Figuring it out: This can feel like an impossible task for many HR professionals. With today’s emphasis on productivity, it can feel like you’re constantly being asked to create more with less. Instead of removing the goal of creativity and self-actualization, find ways to weave it into the work you’re already doing. Have a graphic designer itching to create art they like? Have them run wild with the benefits posters. The QA feeling like she always has to give people bad news? Offer to let her announce a cool, new initiative. Will these ideas change the culture of your company overnight? Probably not. But they will make each person feel like their personal needs are at least seen, if not always met at work.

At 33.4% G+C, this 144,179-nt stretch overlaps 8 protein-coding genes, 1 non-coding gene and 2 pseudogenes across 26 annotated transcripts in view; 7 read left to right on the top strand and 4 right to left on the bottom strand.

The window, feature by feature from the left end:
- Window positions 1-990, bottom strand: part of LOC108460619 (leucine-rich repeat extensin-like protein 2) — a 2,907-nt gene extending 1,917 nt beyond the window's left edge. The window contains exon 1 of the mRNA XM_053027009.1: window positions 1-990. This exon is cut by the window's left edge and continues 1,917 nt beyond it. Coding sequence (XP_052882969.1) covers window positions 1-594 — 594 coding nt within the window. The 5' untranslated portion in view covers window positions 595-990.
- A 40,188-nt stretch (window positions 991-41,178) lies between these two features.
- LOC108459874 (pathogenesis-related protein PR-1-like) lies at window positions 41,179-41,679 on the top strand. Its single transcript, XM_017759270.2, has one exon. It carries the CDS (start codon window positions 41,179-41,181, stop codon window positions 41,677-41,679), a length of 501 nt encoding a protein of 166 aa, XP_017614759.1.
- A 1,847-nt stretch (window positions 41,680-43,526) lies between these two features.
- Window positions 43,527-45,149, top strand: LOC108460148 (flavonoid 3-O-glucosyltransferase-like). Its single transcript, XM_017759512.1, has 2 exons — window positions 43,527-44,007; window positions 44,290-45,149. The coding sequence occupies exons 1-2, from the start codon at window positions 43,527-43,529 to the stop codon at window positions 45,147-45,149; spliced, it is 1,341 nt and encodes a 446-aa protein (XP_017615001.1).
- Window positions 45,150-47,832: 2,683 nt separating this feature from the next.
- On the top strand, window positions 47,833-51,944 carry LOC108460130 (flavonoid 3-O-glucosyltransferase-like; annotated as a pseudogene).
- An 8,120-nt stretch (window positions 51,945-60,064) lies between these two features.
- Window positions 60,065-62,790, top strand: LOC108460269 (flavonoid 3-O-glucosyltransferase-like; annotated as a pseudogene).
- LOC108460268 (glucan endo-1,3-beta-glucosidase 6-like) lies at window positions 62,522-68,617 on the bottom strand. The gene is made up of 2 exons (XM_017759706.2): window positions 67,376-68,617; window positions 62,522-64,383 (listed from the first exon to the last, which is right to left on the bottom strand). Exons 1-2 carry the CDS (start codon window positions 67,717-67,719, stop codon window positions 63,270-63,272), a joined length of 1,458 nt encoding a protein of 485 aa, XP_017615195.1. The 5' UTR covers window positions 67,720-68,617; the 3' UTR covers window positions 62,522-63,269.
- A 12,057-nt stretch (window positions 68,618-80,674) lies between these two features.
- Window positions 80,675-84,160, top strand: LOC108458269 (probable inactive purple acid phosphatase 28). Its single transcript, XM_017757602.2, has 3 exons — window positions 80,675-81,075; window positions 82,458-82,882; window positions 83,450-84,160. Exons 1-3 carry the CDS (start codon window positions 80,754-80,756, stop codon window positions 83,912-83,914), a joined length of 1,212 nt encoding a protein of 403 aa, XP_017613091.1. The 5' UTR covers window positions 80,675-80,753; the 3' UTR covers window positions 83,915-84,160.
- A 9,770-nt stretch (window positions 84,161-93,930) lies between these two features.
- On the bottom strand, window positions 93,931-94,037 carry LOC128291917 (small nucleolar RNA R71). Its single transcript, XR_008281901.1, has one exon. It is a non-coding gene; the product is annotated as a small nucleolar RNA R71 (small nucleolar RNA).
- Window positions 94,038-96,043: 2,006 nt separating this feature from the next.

Very similar to the human necessities delineated by Abraham Maslow, the workplace functions much in the same way. As a leader, you can help guide your employees through each of these stages by addressing their needs, security, and office integration as well as giving them the tools they need for professional development and creativity in the workplace. You can download our printable Maslow's pyramids and fill them in as they apply to your own organization With this, you can distinguish what your team truly needs to grow.